The relationship between profiles and transitions of internalizing and externalizing symptoms in children and suicidal thoughts in early adolescence

Dylan Johnson, John D McLennan, Jon Heron, Ian Colman

Research output: Contribution to journalArticle (Academic Journal)peer-review

1 Citation (Scopus)
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Abstract

BACKGROUND
Adolescence is a high-risk period for the onset of suicidal thoughts and behaviours. Identification of preceding patterns of internalizing and externalizing symptoms that are associated with subsequent suicidal thoughts may offer a better understanding of how to prevent adolescent suicide.

METHODS
Data from the National Longitudinal Survey of Children and Youth (NLSCY), a prospective population-based Canadian cohort, contained Child Behavior Checklist (CBCL) items which were used to examine profiles and transitions of internalizing and externalizing symptoms in children, aged 6 – 11 years (n=8,266). The association between these profiles/transitions and suicidal thoughts in adolescents were examined using multivariate logistic regression modelling.

RESULTS
Latent profile analyses identified four measurement invariant profiles of internalizing and externalizing symptoms at ages 6/7 and 10/11: (1) low on all symptoms, (2) moderate on all symptoms, (3) high on all symptoms, and (4) high on hyperactivity/inattention and internalizing. Recurrent (homotypic or heterotypic) and increasing symptoms from 6/7 to 10/11 were associated with suicidal thoughts in adolescence, compared to those with stable low symptoms. Those with decreasing symptoms from 6/7 to 10/11 were not at increased risk of suicidal thought in adolescence.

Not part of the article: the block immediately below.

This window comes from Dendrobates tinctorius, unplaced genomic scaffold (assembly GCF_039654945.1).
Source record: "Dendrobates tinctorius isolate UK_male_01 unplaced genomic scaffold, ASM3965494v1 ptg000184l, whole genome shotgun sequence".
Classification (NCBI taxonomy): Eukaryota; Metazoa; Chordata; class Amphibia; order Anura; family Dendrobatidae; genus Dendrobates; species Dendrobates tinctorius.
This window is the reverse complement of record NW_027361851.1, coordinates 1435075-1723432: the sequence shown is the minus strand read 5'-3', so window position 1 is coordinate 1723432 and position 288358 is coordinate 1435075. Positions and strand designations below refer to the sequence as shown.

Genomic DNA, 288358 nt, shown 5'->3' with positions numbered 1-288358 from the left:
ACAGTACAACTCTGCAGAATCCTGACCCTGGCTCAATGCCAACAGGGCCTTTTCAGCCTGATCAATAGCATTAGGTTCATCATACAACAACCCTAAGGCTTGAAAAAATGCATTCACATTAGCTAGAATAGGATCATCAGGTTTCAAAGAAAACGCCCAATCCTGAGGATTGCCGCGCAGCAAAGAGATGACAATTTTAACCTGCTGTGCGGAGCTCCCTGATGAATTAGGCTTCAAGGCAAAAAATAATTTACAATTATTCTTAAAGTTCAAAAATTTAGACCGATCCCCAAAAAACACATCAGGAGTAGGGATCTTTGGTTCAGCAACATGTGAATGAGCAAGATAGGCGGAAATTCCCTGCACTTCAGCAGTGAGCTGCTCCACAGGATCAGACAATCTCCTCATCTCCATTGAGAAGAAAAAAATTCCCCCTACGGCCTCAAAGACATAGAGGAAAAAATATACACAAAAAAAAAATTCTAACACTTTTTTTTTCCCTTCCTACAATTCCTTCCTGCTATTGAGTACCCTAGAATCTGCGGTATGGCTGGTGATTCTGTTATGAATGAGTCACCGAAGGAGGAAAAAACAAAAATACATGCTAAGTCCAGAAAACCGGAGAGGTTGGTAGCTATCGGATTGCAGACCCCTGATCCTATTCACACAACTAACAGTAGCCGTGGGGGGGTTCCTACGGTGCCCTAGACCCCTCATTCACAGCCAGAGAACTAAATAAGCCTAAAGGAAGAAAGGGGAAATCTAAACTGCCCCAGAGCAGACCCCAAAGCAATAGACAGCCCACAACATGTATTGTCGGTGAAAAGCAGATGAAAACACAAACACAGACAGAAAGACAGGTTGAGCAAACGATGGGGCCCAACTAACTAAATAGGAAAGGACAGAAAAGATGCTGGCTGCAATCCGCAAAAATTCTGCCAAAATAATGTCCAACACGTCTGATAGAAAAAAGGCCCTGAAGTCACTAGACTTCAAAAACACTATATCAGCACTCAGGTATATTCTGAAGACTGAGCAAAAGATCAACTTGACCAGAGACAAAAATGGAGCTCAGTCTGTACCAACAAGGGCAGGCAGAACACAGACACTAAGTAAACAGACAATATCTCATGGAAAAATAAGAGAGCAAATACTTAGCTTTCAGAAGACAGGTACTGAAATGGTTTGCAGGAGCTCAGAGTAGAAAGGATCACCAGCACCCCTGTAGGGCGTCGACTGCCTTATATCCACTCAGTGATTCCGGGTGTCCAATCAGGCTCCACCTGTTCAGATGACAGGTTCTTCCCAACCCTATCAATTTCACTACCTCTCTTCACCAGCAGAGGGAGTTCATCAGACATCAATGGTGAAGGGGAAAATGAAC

CONCLUSIONS
While patterns of recurrent symptoms were associated with suicidal thoughts, a similar association was observed between profiles at age 10/11 years and suicidal thoughts. This suggests that the recent assessments of mental health symptoms in children may be as sufficient a predictor of adolescent suicidal thought as transition profiles.
Original languageEnglish
Number of pages9
JournalPsychological Medicine
Early online date2 Oct 2019
DOIs
Publication statusE-pub ahead of print - 2 Oct 2019

Keywords

  • adolescence
  • childhood
  • externalizing
  • internalizing
  • suicidal thoughts

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